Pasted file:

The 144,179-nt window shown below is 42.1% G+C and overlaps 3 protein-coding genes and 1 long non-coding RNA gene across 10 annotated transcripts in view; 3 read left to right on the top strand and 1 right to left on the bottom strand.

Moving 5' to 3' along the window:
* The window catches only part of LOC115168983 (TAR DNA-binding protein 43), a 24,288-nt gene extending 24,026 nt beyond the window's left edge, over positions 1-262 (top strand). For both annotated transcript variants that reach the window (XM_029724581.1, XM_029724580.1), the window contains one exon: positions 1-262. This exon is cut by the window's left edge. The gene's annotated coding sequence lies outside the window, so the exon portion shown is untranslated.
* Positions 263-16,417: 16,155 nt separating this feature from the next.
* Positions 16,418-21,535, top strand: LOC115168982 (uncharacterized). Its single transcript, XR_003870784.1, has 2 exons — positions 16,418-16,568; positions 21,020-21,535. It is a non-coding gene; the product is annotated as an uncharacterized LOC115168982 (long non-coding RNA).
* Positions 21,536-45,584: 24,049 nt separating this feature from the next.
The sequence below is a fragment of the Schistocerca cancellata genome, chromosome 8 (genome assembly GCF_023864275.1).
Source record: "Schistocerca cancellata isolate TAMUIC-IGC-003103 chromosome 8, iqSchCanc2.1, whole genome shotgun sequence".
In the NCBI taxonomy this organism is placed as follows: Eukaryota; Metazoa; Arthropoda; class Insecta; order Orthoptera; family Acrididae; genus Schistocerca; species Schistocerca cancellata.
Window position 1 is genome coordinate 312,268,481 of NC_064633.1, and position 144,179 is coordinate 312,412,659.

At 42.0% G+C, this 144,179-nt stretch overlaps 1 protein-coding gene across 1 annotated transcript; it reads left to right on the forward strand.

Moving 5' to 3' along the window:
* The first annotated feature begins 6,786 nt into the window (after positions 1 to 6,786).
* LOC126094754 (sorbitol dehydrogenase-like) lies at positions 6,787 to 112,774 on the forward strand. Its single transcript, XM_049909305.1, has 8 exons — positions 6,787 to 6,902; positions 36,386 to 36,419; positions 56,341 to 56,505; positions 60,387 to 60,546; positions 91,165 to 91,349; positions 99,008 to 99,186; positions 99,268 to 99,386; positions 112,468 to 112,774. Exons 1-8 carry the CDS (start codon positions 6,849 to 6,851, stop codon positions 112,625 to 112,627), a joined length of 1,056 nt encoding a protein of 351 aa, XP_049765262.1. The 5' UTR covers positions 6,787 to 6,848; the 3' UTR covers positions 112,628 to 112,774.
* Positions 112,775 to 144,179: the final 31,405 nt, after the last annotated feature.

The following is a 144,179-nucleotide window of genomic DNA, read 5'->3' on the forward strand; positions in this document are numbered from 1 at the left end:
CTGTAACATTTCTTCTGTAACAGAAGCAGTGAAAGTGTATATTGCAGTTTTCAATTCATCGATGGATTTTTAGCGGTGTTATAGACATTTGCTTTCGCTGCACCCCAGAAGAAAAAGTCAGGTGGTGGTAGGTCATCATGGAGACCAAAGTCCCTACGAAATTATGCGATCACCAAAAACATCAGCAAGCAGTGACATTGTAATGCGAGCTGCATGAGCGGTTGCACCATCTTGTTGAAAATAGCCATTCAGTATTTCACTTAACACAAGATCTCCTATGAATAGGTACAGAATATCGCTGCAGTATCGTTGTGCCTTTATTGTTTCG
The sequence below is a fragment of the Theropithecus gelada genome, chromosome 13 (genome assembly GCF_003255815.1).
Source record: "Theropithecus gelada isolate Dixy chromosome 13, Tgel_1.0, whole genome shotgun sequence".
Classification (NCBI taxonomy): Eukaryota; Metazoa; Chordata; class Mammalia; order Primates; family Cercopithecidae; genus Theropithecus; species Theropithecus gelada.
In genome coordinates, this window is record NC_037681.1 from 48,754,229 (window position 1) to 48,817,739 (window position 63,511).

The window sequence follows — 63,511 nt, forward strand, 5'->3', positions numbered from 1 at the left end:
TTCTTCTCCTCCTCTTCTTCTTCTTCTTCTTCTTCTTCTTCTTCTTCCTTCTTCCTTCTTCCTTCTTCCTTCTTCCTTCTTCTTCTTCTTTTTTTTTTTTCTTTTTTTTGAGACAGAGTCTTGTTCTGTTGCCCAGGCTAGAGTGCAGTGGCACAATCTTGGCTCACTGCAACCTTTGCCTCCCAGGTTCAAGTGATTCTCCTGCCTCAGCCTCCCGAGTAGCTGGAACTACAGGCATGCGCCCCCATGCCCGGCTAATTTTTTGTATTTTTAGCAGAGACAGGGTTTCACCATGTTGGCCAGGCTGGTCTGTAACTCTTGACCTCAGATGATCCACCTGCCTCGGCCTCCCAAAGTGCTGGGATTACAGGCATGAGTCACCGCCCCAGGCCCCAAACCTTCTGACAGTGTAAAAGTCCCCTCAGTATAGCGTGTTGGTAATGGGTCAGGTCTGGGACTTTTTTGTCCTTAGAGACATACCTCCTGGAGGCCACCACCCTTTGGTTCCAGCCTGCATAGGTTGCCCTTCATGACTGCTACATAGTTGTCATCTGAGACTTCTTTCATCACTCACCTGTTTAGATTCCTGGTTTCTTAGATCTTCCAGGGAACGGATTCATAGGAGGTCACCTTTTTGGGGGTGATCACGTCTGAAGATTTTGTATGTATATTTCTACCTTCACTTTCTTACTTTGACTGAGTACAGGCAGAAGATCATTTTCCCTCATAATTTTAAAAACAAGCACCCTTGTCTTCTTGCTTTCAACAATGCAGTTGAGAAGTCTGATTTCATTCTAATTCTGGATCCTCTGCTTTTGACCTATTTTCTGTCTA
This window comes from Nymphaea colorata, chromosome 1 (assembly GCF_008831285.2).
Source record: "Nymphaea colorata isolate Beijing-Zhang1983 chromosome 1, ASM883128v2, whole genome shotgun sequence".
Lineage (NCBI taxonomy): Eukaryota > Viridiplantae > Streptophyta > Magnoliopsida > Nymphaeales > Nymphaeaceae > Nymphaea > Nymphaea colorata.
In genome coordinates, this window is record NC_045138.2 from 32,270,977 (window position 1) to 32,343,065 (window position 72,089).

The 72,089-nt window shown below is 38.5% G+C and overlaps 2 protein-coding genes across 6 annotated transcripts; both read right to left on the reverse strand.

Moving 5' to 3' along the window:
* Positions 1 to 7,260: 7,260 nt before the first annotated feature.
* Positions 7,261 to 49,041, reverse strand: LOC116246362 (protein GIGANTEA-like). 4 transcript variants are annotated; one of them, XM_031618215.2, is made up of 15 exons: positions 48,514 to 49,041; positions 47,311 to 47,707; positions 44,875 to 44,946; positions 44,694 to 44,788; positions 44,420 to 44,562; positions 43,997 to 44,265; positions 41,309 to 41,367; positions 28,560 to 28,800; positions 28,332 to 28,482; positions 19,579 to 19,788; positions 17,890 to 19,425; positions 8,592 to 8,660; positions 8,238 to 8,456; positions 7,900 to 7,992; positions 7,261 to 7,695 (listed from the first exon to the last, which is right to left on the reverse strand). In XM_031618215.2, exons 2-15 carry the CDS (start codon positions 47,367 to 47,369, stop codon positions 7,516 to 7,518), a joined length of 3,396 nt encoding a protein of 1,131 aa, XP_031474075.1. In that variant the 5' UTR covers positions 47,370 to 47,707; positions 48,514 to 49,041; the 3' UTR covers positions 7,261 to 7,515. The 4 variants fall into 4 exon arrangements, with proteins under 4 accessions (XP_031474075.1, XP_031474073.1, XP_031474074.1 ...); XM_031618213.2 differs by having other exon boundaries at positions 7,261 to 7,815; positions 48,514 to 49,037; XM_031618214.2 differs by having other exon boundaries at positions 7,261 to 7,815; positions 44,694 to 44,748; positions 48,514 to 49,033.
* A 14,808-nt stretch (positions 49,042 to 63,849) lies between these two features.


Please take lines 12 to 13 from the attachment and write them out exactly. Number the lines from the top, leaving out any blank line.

Moving 5' to 3' along the window:
* The first annotated feature begins 6,786 nt into the window (after positions 1 to 6,786).